The best Italian sausage you’ve ever eaten awaits with this recipe for making them yourself.
In Italy there are many many salsiccia and salame, and each region has its special log of meat. The most famous are Genoa salami, mortadella, cotechino, and soppressata. Interestingly, there is no bologna sausage in Italy, the local sausage in the town of Bologna is called mortadella. There is most definitely nothing called “Italian Sausage”.
But the term “Italian Sausage” has emerged in the US, and it has a specific flavor profile. It is a tube of coarsely ground pork sausage in natural pork casing, usually about 25% fat, with a distinctive flavor from fennel seed. It comes in three grades, sweet, mild, and hot. The main difference is the amount of hot pepper added, although a few of the sweet blends include basil, and the heat and other seasonings vary significantly from butcher to butcher. It is sold raw, not cured or smoked, and it can be bought in standard 6″ links, in coiled ropes, or loose like burger meat.
The origin of the recipe is uncertain, but Judy Witts Francini, a cookbook author, teacher, and culinary tour guide based in Italy, tells me that there is something similar in Sicily, which makes sense since Southern Italy is where most Italian-American immigrants originated.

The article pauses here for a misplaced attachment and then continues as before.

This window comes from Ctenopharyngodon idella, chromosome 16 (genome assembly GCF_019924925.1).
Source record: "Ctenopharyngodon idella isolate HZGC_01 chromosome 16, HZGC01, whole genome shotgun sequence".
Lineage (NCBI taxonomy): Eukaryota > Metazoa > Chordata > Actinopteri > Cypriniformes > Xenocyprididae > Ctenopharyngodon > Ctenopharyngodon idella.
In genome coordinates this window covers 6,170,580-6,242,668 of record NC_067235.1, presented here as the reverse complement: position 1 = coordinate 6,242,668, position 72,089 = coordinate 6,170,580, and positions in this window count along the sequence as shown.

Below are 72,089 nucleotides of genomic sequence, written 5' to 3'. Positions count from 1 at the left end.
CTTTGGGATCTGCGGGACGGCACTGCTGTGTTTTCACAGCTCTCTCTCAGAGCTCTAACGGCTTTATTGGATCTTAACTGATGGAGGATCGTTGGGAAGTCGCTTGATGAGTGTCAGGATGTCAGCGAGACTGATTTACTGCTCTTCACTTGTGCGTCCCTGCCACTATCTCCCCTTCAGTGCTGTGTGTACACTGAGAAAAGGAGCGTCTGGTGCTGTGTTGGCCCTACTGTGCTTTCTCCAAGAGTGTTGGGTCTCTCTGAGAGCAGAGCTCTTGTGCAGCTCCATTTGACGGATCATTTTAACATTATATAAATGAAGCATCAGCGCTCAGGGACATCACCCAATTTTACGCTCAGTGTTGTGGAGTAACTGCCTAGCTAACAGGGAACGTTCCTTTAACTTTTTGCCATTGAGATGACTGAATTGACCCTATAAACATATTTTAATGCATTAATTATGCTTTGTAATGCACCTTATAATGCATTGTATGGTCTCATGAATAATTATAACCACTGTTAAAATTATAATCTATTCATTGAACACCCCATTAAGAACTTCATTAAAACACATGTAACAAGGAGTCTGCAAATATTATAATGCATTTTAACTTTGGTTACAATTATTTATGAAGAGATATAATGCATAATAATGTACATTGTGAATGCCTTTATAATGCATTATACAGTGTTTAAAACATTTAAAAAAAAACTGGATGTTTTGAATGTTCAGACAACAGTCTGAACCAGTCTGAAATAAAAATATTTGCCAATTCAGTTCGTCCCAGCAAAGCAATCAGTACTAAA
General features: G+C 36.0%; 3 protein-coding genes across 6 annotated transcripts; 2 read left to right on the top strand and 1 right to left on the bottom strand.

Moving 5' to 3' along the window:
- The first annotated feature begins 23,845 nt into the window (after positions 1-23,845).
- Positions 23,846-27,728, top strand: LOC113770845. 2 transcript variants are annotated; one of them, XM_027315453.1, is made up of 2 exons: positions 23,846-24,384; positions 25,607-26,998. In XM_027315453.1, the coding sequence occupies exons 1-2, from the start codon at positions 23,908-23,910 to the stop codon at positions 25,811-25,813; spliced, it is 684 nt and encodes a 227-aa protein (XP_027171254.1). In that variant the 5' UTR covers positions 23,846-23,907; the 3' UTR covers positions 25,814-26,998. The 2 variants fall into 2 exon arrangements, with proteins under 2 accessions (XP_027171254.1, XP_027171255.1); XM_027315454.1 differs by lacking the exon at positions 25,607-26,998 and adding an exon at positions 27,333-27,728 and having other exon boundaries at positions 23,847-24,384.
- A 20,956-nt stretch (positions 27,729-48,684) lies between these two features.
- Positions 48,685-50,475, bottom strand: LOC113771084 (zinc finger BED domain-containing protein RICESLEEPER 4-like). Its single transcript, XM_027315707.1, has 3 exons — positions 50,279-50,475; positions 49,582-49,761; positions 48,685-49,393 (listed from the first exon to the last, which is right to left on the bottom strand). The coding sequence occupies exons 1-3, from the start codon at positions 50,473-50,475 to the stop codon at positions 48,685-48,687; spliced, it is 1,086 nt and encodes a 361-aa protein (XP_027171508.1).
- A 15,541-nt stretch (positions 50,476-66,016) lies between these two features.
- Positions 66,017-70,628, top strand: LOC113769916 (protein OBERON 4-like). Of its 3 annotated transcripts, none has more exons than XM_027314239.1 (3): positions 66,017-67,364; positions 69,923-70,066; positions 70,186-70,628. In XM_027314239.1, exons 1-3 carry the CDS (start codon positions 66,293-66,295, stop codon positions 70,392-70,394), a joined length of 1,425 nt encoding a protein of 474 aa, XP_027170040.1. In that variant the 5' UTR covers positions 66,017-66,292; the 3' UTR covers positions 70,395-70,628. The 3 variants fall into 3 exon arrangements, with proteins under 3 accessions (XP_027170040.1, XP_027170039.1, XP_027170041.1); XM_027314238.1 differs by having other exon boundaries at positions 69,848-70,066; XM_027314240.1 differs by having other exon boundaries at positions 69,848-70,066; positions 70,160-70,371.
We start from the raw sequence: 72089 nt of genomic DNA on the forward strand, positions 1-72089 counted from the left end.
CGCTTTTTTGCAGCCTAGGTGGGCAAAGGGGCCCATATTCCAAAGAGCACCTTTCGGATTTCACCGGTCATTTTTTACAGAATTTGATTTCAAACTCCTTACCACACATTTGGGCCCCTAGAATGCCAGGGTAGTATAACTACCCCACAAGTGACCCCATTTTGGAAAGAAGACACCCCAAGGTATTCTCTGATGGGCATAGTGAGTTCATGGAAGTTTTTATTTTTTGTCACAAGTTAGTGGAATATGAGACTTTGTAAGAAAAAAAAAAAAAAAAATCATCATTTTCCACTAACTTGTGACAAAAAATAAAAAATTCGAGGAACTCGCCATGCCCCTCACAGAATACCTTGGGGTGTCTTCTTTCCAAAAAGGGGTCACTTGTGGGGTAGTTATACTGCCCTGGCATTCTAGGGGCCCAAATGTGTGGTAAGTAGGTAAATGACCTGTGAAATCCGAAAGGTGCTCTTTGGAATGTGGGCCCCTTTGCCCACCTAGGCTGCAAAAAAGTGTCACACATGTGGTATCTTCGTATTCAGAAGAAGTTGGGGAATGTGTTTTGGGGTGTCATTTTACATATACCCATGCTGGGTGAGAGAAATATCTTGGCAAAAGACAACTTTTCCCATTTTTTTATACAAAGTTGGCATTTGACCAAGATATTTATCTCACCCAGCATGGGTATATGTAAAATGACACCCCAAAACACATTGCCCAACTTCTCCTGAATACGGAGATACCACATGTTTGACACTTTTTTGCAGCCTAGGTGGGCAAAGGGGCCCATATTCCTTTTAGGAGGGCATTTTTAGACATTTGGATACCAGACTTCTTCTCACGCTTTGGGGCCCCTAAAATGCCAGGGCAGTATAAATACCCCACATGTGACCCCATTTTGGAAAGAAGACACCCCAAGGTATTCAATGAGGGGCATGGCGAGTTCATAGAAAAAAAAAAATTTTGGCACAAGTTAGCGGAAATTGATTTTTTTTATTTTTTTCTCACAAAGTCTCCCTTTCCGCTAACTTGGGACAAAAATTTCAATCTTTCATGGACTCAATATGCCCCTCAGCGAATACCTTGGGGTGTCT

Makes:Serve with: an IPA or pale ale.
- 2 1/2 pounds ground pork
- 1/2 pound pork fat
- 1 tablespoon whole fennel seeds
- 1/2 teaspoon ground fennel seed
- 2 tablespoons mild American paprika
- 2 1/2 teaspoons Mortons coarse kosher salt
- 1 1/2 teaspoons coarsely ground black pepper
- 1 teaspoon sugar
- 1 teaspoon sweet red pepper flakes
- 1/2 teaspoon garlic powder
- 1/2 cup ice water
- pork casings (about 4 feet)
These recipes were created in US Customary measurements and the conversion to metric is being done by calculations. They should be accurate, but it is possible there could be an error. If you find one, please let us know in the comments at the bottom of the page
- Prep. Before making sausage, please familiarize yourself with best practices as described in our article on The Science Of Sausage Making. Follow steps (1) through (16)
- Serve. You can then grill or smoke it, or store it in the fridge for about 5 days or in the freezer for about a month. Here are some tips on making Italian Sausage Sandwiches. Here is an awesome recipe for a stuffed Italian Sausage Meatloaf.